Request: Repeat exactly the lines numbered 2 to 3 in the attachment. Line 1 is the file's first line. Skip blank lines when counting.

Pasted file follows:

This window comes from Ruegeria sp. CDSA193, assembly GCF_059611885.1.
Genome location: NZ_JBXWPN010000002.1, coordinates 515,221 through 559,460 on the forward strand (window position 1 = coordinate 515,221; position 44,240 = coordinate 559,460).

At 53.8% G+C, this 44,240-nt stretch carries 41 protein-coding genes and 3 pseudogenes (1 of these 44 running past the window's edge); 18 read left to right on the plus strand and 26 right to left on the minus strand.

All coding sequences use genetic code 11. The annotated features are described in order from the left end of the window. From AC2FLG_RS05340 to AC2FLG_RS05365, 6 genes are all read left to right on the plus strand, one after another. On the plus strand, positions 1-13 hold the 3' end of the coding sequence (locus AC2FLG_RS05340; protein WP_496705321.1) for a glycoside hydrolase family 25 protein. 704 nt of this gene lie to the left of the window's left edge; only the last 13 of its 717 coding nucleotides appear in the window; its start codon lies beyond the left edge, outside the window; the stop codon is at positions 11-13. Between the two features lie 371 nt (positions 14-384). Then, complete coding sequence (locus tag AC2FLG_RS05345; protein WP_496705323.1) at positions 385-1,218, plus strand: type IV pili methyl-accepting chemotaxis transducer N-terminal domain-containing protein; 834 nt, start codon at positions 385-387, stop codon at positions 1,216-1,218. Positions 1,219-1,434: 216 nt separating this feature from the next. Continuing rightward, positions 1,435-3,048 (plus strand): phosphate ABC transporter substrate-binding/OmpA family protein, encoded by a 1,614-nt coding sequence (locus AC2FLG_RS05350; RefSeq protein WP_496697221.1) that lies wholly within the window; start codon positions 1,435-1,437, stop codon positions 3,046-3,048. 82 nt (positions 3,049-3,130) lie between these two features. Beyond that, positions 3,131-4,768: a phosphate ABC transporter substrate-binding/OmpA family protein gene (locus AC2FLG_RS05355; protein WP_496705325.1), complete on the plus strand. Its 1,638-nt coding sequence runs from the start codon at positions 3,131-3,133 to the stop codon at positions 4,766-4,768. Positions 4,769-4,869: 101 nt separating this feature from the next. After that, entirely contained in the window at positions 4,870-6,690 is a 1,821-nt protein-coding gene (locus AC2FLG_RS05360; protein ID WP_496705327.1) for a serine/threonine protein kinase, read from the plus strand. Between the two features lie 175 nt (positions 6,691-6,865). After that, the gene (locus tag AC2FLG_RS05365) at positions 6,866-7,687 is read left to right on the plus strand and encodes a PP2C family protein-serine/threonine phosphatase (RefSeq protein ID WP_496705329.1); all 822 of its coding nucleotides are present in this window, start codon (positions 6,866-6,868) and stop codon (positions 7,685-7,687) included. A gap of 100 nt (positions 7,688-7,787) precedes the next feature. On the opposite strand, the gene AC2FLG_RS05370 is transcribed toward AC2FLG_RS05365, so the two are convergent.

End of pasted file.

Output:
Genome location: NZ_JBXWPN010000002.1, coordinates 515,221 through 559,460 on the forward strand (window position 1 = coordinate 515,221; position 44,240 = coordinate 559,460).

At 53.8% G+C, this 44,240-nt stretch carries 41 protein-coding genes and 3 pseudogenes (1 of these 44 running past the window's edge); 18 read left to right on the plus strand and 26 right to left on the minus strand.